Howard Dean was born on November 17, 1948, in New York City. He worked as a physician for many years while pursuing a career in politics as a Democrat. His political roles included working as an elected official in the Vermont House of Representatives, serving as Vermont's lieutenant governor and Vermont's governor from the 1980s through early 2000s. Dean ran unsuccessfully for the 2004 Democratic presidential nomination. He served as chairman of the Democratic National Committee in 2005 and continues to participate in Democratic activities.
Born November 17, 1948 in New York City, Howard Brush Dean III grew up alongside his three brothers and attended high school at Saint George's Boarding School in Newport, Rhode Island. He received his undergraduate degree from Yale University in 1971 and his M.D. from the Albert Einstein College of Medicine in 1978.
Dean was a practicing physician from 1981 to 1991, during which time he also became actively involved in politics. A Democrat, Dean was elected to the Vermont House of Representatives in 1983, where he served until 1986. He then served as Vermont's Lieutenant Governor from 1986 to 1991 and as Governor from 1991 to 2002.
By leading Vermont with firm fiscal discipline, Howard Dean paid off an inherited $70 million deficit for the state. He also succeeded in guaranteeing health coverage for children and signed into law one of the country's toughest managed-care consumer protections. However, Dean's governorship is best remembered for the passage of a civil unions law in 2000, which gave same-sex couples the same rights as heterosexual couples.
In 2003, he announced his candidacy for the 2004 Democratic presidential nomination. Through his emphasis on healthcare, opposition to the Iraq War, and pioneering grassroots online fundraising to fight the influence of lobbyists, he re-energized the Democrats' activist base. Despite gaining momentum and raising a total of $50 million for his campaign — mostly from small donations — Dean experienced a major setback when he came in third during the Iowa caucuses, purportedly due to his over-enthused 'Dean Scream' media gaffe, which the networks replayed repeatedly to his detriment. A year later he stepped out of the race and went on to support John Kerry.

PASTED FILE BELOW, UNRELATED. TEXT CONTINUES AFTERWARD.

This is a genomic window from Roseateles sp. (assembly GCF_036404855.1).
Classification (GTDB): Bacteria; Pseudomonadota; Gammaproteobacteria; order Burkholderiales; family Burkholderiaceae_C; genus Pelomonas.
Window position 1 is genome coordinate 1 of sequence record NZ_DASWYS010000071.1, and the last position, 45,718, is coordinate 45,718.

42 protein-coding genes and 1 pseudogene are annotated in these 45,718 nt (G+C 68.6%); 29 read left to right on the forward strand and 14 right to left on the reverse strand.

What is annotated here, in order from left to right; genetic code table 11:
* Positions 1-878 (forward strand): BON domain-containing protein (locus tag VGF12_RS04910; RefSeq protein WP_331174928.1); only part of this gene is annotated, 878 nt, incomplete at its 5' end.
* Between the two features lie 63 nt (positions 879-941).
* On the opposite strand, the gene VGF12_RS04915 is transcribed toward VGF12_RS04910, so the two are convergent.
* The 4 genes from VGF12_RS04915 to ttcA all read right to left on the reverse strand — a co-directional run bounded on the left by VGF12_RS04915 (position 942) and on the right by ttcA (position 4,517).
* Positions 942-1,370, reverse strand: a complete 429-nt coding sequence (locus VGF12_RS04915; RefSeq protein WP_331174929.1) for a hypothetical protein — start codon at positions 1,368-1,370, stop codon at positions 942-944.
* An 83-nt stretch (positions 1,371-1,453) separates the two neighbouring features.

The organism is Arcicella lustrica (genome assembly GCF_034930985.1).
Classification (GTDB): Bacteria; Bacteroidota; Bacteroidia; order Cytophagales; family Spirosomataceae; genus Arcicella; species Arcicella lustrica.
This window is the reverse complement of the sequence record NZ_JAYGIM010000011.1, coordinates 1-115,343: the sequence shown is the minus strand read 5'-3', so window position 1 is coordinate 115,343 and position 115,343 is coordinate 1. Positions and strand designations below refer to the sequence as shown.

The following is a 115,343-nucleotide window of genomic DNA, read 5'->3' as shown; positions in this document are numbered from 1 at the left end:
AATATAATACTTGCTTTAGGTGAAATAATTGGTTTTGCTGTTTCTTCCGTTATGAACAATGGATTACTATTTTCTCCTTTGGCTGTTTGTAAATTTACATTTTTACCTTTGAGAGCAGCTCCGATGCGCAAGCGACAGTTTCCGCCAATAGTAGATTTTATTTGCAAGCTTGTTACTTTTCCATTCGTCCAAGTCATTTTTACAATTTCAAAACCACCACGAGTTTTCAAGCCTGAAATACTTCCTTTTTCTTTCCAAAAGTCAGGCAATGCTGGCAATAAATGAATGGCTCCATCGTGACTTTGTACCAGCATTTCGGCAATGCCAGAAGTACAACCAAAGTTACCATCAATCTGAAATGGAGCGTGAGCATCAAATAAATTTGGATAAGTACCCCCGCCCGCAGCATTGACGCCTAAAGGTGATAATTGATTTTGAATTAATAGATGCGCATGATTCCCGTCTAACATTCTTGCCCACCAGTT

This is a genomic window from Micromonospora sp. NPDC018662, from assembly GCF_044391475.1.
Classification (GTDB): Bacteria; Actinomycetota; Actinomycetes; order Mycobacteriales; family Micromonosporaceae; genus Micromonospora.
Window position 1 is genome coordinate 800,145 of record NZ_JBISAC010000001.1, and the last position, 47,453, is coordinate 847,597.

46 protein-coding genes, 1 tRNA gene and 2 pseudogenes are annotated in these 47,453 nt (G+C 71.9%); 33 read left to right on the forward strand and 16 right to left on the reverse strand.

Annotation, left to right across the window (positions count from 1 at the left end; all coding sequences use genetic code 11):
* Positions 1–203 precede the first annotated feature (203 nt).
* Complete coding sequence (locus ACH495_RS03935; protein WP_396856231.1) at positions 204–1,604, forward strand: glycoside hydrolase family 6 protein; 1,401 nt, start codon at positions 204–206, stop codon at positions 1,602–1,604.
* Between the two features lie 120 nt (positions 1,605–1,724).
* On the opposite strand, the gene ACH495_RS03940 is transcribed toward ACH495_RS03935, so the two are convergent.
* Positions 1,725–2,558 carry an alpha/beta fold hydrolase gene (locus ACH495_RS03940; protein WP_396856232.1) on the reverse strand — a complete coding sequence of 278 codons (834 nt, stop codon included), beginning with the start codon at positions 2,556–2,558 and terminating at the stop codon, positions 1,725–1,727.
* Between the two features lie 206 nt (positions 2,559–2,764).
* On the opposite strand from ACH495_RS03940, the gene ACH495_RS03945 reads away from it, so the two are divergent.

From 2005 to 2009, he headed the Democratic National Committee (DNC) and successfully implemented the 50 State Strategy, which aimed for Democrats to be competitive in places considered Republican-dominated territory. As a result, during the midterms in 2006, Democrats won the House back and gained seats in the Senate. In 2008 Barack Obama also used the same strategy to win his presidential bid. Since retiring from public service, Dean has worked in the private sector as an independent consultant for public policy and government affairs. He has also appeared as a spokesperson and guest host on MSNBC news programs such as The Rachel Maddow Show. After the election of Donald Trump in 2016, Dean threw his hat in the ring as a candidate to lead the DNC again.
A member of the Congregationalist church, Dean resides with his wife, Judith Steinberg-Dean, and their two children in Burlington, Vermont.
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